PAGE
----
By Edward O. Edward in 2010 showing off his love of soccer My name is Edward, and I’m a Civil & Structural Engineer, thanks to Ndoto. My story before Ndoto was quite a long and painful one. To summarize, I was a young orphan boy living with my grandparents. They did everything to take care of me. I went to a local primary school, but always struggled to get my basic needs like food, clothing, and even shelter.
by Janet W. Janet was part of Ndoto’s first class of students in 2010 Many girls, even some of my friends, got married at an early age. This was probably going to be my destiny, too. I was born in the Obunga slums and was raised by my grandmother because my mother was unable to care for me. I was blessed to be able to go to school, but when I was 16 years old and in my first year of high school I became pregnant, and all my dreams shattered.
by Fred Sadia Telling a story is nice, but telling a story of true resilience is sweet. Such is the beautiful story of a man who, after several years of challenges, is ready to repair. He is ready to patch up the broken past…. and broken vehicles. It is a breezy Wednesday afternoon – the advantage of being in a town adjacent to a lake – and as usual all the Ndoto offices are occupied with staff who are ensuring that the mission and vision of Ndoto are attained.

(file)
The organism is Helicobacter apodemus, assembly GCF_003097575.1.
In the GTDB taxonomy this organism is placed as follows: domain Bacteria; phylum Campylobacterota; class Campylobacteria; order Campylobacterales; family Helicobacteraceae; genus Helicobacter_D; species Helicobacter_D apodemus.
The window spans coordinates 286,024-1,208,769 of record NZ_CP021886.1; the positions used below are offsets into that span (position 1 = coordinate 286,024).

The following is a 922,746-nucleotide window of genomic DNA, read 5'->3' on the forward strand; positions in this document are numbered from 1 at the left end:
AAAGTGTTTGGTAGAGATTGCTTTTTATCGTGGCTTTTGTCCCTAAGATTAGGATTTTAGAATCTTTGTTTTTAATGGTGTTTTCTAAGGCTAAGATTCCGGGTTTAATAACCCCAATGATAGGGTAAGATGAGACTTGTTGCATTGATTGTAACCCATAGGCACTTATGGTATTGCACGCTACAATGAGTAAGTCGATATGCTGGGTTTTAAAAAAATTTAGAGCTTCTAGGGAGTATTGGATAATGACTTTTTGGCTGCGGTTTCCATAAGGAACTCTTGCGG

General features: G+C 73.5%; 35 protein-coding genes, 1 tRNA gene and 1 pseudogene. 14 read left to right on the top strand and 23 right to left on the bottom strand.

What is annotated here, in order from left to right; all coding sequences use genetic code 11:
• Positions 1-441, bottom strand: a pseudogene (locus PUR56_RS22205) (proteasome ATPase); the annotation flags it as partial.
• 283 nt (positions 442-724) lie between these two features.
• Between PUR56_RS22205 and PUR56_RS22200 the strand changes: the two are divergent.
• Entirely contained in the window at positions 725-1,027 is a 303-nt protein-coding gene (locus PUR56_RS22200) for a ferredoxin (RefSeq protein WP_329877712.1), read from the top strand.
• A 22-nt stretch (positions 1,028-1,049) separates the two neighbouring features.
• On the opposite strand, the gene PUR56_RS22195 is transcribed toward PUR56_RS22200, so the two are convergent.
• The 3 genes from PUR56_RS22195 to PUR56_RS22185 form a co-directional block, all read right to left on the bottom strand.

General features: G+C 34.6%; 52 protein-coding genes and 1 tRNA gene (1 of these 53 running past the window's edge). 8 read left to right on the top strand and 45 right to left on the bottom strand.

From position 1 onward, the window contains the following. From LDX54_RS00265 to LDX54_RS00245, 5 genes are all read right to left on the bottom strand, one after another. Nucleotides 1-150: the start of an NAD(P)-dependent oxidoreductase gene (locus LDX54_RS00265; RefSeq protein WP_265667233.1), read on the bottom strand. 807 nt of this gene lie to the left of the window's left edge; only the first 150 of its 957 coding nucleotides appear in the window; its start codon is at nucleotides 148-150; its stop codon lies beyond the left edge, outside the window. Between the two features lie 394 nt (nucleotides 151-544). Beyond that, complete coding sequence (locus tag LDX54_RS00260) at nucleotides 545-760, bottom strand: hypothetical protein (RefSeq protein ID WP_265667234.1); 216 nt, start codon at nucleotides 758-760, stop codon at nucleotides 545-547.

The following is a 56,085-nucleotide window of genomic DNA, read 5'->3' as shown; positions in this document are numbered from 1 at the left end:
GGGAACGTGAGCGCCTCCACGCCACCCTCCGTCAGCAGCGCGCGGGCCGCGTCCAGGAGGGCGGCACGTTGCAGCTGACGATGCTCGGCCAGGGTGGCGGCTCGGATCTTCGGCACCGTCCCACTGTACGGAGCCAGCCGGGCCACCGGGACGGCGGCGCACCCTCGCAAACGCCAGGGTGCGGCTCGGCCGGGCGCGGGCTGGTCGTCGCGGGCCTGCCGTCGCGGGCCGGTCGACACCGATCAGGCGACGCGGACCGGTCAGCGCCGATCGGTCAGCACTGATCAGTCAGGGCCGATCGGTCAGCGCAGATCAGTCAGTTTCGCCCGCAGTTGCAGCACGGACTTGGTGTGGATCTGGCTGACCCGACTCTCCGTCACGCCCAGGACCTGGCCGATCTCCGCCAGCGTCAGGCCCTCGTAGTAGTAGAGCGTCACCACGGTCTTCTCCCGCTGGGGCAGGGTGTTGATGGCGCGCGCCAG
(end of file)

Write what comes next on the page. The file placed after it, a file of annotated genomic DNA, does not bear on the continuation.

Ordinarily, when a student leaves Ndoto before graduating, it’s a sad occasion. Sometimes, however, we are amazed at their maturity and praise God for it! Irene is an example. She joined Ndoto in 2018 at 21 years old, going into her third year of pharmacy school at a top university. With incredible grades, but her single mother raising 3 other children in high school by selling tomatoes, Irene’s family had sold nearly all of their belongings to settle debts.
by Fred Sadia This is not a story of qualified physicians operating in slums. It’s an account of a slum that is producing doctors year after year, young men and women who have overcome all odds to be able to dress in brilliant white lab coats with stethoscopes hanging around their necks. It’s the dream of most Kenyan children to become doctors and study medicine, but because of the high cost of the programs most families cannot afford to send their children.